Cam advice

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Dec 10, 2017
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My Car
1973 Mach 1 "Q Code"
So it is about time for me to start building the engine for my 73 Mach 1, I ordered the Ford Cleveland book to do some reading but wanted to ask the question here as well.  Below is what my current set up is and what I plan to put in, below is a pic that I found on here a few weeks ago that another member was asking about.  I am wondering if these cam specs will be good for what I am planning with the car. 

1972 351C H-Code

8-inch rear end 2.75 or 3.00 ratio (no tag on pumpkin, did the rotate wheel process a couple months ago)  I have a line on a possible 9 inch from a 73 that I think is 3.25 - 3.50 gears and if I can snag that up, will change out the rear end

FMX transmission with stock TC ( I think, not really sure because I don't see any markings on it)

Dual exhaust, probably on stock manifolds (haven’t decided on headers yet, may have a set coming soon though)

Will probably be bored out to .30 over

Street/highway use, probably never hit the track

Would like a smooth idle and acceleration (will probably punch it off the line a few times but don't plan on always smoking the tires) 

Will be using the stock heads, but will be replacing the stock valves to the one-piece type as I have heard the original were two-piece

Flat top pistons

Carb will be 600-650 CFM (haven’t gotten to that point yet)

Stock crank, it looks good and shouldn’t need any machining (will verify with the machine shop though)

I do plan to use ARP nuts and bolts as well

The block will be going to the machine shop in the next week or so for cleaning, checking for any cracks, and if necessary boring out the cylinders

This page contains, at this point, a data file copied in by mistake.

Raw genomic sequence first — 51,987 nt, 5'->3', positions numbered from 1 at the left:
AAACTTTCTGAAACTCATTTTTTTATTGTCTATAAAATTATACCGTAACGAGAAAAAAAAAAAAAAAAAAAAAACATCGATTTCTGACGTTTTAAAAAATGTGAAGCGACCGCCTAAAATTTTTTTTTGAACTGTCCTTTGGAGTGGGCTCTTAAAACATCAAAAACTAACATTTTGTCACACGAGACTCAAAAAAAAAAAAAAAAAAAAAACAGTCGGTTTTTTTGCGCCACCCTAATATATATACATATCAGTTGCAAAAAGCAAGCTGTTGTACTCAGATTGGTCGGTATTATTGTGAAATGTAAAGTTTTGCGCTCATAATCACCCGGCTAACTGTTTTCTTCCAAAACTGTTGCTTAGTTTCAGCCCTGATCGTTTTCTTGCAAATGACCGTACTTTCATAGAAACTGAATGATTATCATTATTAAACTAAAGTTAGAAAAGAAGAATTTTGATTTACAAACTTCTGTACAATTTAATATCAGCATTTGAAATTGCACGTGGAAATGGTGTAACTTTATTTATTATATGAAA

I believe at stock the H code was about 8.6:1 for compression. I would like to bring the compression ratio up and still have a balanced, good idle and performance. I will also be using pump gas, so I think I will have to have the hardened seats installed in the heads or use the lead fuel additive, is that correct?

Thanks for any and all assistance.


I ran that exact cam in what was essentially a freshened up 70 M-code 4V engine with headers and an 800CFM Holley DP. It had good street manners and would pull well from a fairly low RPM. Idle had a slight chop to it when cold that would smooth out a bit when fully warmed up. I ran it in several cars, from a 71 sportsroof with a 4 speed, to a 70 Torino GT sportsroof with a C-6 auto. It's a good cam, but it does have a built in rev-limiter, as it shuts off like a switch at 5600, and it's a well documented problem with that grind.

For your purposes, it should be just fine. It may not like the stock converter, but for how you describe it's use, it should be good.

Your plan sounds good, but I do offer a bit of advice. Have the block zero-decked, or as my builder is doing, .005" in the hole. Racetec makes a fantastic forged flattop piston. Have the whole assembly balanced and use a new damper, PowerBond is being recommended by many. ARP rod bolts are crucial, as is an ARP oil pump driveshaft. Consider an extra capacity oil pan. A top quality timing set is a must, such as those from Rollmaster, or at the least, Cloyes. This will give you a solid foundation if you decide to build more power later on, without having to worry about the shortblock.


To me the best way to choose a camshaft that will perform well on pump gas is to adjust your DYNAMIC compression ratio to achieve 

8.0 to 8.2 maximum.

you cannot pick a camshaft as of yet because you have no idea what your finished mechanical compression ratio will be.

72 degrees overlap is not going to yield you a very stable idle.

IMHO 62 degrees overlap would be a more suitable to good idle and low rpm performance.

get that mechanical compression ratio down pat and also gear ratio and tire size and you will get a lot more help from this site. 


This is the type of advice I am looking for, thank you all for your replies and the excel sheets. @hemi, until I look at the excel sheet Don posted, which converter would you recommend?